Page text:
So if you’re following my surgery story, when we last left off I had just been knocked out.
The next thing I remember was hearing the chatter of the two nurses in the recovery room and the beeping of my heart monitor. I heard them talking about the tattoo on the back of my neck. One loved it, while the other one thought tattoos were tacky. I remember thinking “Wake up and fight her!” What can I say: even drugged I want to defend my body ink.
I tried to open my eyes but can’t, and the heart monitor started beeping quickly; too quickly. I heard their voices: “It’s OK, just try to sleep sweetie!” OK, I thought. But soon I heard a new voice – my doctor’s. I panicked – I should be awake for this! This is probably important stuff! I tried to open my eyes but couldn’t. Again, the monitor beeps sped up, and I got anxious.
I later learned that my body was still under the effects of general anesthesia at that point, while my brain had woken up before my body could move. Fan-tastic! But, as my husband and father told me, the anesthesiologist simply knocked me back out for 3 hours to keep me from trying too hard to wake up (thus elevating my heart rate), and my loving husband and father decided to pass that time at the McDonald’s across the street. That’s love.
When I finally came out of it, I remember worrying that I’d be nauseous. You see, I’m equipped with quite possibly the most sensitive inner ear of any human ever. I can’t even check my Facebook in a moving car without needing a barf bag and a Dramamine. Thankfully, I was pretty OK as long as my head stayed stable.
When the nurses sat me up, I slowly came to and found I was in a big dark recovery room with a TV in front of me. The doctor came back in to show me a sheet filled with pictures of the inside of my knee as he explained what they meant. I was in and out: “80% torn”, “meniscus was fine”, “lots of little tears”, “patella graft”… “smurf hotel”? The one thing I was certain of was that the pictures looked like bloody sushi, and my gag reflex was alive and kicking.
The nurses jumped to action before the inevitable happened (bless them) by shoving an alcohol pad under my nose. What the pan-fried hell? They explained that the alcohol cuts the nausea and I was baffled. How? Was it a placebo? Science? Black magic?? All I know was that it WORKED. So I stole a handful of them and clutched them like Willy Wonka’s Golden Tickets.
They called my dad and husband in to help me – slowly – get dressed, into the wheelchair, and stretched out across the backseat of my husband’s Saturn Ion. Once I was home, hubby propped me up on the couch. The ultimate indignity came when he handed me a cowbell leftover from the race I tore my ACL in. “Ring it if you need me!” he said happily. Sure. I’ll jangle a cowbell that was last used to cheer me across the finish line of the race that put me in this position. Somewhere Alanis Morissette sensed a disturbance in the ironic force.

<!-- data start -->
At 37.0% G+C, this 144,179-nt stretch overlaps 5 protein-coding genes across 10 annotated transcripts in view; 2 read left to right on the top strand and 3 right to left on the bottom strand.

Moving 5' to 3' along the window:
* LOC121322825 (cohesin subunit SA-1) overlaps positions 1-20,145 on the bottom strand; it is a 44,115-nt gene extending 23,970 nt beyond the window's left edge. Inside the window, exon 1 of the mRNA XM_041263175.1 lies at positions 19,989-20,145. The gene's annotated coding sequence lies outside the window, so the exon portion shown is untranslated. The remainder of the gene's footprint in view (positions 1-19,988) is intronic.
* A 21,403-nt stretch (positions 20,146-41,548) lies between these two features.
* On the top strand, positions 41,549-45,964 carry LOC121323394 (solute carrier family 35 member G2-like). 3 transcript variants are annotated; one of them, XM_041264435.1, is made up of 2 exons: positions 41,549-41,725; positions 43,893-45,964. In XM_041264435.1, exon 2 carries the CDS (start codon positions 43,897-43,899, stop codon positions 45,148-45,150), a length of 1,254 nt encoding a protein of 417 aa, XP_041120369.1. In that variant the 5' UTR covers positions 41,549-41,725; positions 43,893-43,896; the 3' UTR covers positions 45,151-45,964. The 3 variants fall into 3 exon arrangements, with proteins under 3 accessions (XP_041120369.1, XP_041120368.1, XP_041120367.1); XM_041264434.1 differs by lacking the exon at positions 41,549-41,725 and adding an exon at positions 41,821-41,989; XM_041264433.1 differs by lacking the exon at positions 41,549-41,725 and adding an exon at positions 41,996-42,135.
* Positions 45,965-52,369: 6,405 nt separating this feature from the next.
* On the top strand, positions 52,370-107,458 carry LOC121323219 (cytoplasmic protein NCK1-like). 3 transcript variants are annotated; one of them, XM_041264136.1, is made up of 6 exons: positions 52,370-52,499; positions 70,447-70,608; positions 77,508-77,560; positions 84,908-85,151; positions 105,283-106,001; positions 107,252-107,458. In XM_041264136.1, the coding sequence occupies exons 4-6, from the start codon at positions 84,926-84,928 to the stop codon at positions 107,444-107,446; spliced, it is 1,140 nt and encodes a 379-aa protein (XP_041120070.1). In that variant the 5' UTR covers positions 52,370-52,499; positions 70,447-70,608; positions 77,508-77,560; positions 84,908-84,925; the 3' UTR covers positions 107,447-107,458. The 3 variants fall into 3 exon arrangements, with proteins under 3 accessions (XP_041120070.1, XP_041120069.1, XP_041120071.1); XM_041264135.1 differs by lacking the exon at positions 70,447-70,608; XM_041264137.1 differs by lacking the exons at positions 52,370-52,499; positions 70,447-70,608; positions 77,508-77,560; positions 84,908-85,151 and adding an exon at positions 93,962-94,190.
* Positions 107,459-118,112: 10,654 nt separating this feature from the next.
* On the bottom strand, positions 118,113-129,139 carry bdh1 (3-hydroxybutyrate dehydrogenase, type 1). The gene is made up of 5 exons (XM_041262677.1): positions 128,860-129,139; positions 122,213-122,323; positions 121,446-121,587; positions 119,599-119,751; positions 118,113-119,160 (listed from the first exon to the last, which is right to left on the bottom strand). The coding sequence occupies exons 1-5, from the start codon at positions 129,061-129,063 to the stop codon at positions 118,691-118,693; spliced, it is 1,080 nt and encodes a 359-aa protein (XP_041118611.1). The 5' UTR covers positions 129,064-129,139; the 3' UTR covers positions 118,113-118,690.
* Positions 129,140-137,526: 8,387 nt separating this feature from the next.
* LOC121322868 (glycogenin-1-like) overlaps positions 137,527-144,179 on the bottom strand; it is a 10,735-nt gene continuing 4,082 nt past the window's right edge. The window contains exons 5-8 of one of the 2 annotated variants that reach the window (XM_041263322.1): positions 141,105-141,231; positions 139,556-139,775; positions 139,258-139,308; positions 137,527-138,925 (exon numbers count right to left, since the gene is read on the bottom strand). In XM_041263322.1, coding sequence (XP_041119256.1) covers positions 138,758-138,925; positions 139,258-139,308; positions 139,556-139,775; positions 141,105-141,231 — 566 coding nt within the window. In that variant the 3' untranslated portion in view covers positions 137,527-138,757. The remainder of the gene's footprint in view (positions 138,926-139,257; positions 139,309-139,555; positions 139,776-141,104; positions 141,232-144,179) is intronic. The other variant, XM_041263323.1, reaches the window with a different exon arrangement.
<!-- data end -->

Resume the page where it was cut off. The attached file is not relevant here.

So we strapped me into my CPM (continuous passive motion) machine and cranked it up to 30 degrees flexion per the doctor’s orders. At this point I was feeling pretty damn awesome! I had a full ACL construction 6 hours earlier and I was already bending at 30 degrees? Who’s a rockstar?
Well, not me. Because after a few more hours, the anesthesia started to wear off and PURE FIRE shot through my body. I had to sleep on the couch for the first 48 hours because I couldn’t lift my leg into bed, but sleep became a mocking, distant memory. Two hours into my first night, I woke with shooting pains that ran from my left butt-cheek and down to the bottom of my foot – my leg was tired of being held at that angle for the past 12 hours, and the nerves were revolting as they woke up.
So I cried. Good lord, did I cry. I cried like a baby, that night, and the next day, and the day after that. It was true anguish. I still remember sobbing after a making it to the bathroom on my own the first day I was home alone, three days after surgery. What a production!
I had to disconnect my leg from the ice machine, unstrap from the CPM, manually move my dead leg off the side of the bed, maneuver into the crutches, and inch the 15 feet to the bathroom. Every movement meant searing pain. Bending at the waist forced a wave of pressure down my leg, while standing flooded my knee with fluid, making it feel like my kneecap would pop off. When I finally made it back to the bed, I couldn’t even muster the energy to lift my leg back into the CPM machine in bed.
Instead, I sat at the edge of the bed and sobbed fat, hot tears, openly and loudly, for almost a full 15 minutes. I rested my hands against the wall opposite me and let my head hang down – I never wanted to run again if it meant I might damage my ACL and have to go through this again. I could find no comfortable position in this world, and I never would, ever again.
But I did. Time and Oxy became my two best friends – each day I felt tiny, almost imperceptible improvements, but they added up. Plus the wild, vivid dreams I had on the Oxy kept me entertained too! No lie, I spent a whole night on the Hogwarts Express trying to find my trunk while my friends Ron and Harry chased me with a big orange cat. It was truly sublime.
As I got more sleep each night, I felt better. I worked up to 110 degrees flexion in 7 days, and physical therapy was around the corner. The point is, it did get better. Even though I had those dark moments where I felt like it would never heal, it did. I learned the true meaning of things like determination, stubbornness, and hard work – and physical therapy taught me even more.
Stay tuned for my next post on rehab and recovery!
In the meantime, do you have a surgery story of your own? Share in the comments!